KENYA – The Kenya Dairy Board is seeking to explore various measures to support the increment of milk production in the country.
According to the Board’s chairperson, Murang’a County currently produces 85 million litres of milk annually arguing the county has a capacity to double the production to 170 million litres annually.
He noted that with the employment of various measures, Murang’a County has the potential to increase milk production from an average of 6 litres per cow to more than 15 litres on a daily basis.
Mugo revealed that lack of enough healthy fodder has limited milk production not only in the county but also in other regions of the country.
He added that the introduction of cheap fodder would boost milk production will hence thus increasing the earnings of dairy farmers.
As a way of helping farmers and ensuring they have cheap animal feeds, Mugo revealed that the government has opened up public land for planting fodder.
In addition, the board chair noted that the 50 milk coolers which earlier promised by the President William Ruto are aimed to increase milk production by ensuring milk is well preserved.
Currently, Murang’a has 39 milk coolers which were installed by the former county administration.
“Our target is to ensure Murang’a becomes the largest milk producer because the county has the capacity. The government is working to provide cheap fodder and also provide subsidies to dairy farmers to cushion them from the fluctuation of milk prices,” Mugo said.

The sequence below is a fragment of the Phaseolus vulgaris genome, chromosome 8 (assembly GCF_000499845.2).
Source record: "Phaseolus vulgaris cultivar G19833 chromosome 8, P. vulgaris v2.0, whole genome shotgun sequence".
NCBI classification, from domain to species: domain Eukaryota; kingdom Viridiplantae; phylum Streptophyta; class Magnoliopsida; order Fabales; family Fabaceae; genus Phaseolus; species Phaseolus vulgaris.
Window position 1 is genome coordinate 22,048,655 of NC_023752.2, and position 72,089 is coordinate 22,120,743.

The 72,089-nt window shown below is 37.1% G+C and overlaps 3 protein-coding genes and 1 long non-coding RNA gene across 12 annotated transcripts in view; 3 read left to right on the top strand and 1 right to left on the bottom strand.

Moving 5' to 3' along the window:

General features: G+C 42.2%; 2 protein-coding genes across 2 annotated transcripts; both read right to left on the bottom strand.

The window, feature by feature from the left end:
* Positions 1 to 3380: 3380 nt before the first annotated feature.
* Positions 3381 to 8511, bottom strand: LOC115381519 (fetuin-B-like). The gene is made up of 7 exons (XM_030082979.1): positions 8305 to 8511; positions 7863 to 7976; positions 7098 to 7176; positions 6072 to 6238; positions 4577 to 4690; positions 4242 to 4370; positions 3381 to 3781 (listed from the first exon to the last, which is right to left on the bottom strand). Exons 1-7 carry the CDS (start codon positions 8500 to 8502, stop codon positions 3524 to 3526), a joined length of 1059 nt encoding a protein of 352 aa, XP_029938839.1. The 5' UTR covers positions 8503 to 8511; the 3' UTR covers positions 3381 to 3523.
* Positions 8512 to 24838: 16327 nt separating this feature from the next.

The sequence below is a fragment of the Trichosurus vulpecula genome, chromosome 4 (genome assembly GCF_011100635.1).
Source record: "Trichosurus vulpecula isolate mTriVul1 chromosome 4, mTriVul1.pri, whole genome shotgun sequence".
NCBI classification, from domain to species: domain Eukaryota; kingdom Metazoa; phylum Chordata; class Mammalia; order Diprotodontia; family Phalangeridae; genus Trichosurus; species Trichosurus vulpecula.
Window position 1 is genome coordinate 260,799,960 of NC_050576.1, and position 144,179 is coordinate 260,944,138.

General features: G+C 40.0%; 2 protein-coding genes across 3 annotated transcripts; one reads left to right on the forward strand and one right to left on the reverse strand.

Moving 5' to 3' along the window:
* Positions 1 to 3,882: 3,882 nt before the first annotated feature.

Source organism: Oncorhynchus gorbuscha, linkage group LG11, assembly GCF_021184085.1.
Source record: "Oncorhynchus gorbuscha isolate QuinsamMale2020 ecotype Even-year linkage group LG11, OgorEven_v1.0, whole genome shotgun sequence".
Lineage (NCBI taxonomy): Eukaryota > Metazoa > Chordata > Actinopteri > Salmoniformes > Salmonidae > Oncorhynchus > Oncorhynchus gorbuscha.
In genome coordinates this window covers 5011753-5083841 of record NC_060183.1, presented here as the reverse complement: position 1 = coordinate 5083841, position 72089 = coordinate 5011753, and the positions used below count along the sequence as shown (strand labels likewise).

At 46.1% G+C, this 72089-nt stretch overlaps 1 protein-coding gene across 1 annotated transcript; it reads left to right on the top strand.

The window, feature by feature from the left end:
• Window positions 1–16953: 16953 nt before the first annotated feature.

He also noted that the government is currently working on policies and structures to implement milk subsidies in a few months.
According to Mugo, Kenya currently produces 5.2 billion litres of milk annually saying the milk production generates more than Sh. 200 billion.
Farmers sell their milk at Sh.50 per litre and receive an average of Sh .45 per litre after deductions by their dairy co-operatives.
“Milk prices have gone up after the board banned processors from importing and selling in the local market powder milk. Before March this year, some processors used to import, repackage and sell imported powder milk, something which affected the price of locally produced milk,” the chairperson highlighted.
Meanwhile, Mugo highlighted that the government has allocated Sh. 3 billion to improve the capacity of Kenya Cooperative Creameries (KCC) to ensure farmers have a ready market for their produce.
He added that the Kiganjo factory which is run by New KCC and was commissioned by the President two weeks ago will start processing camel milk.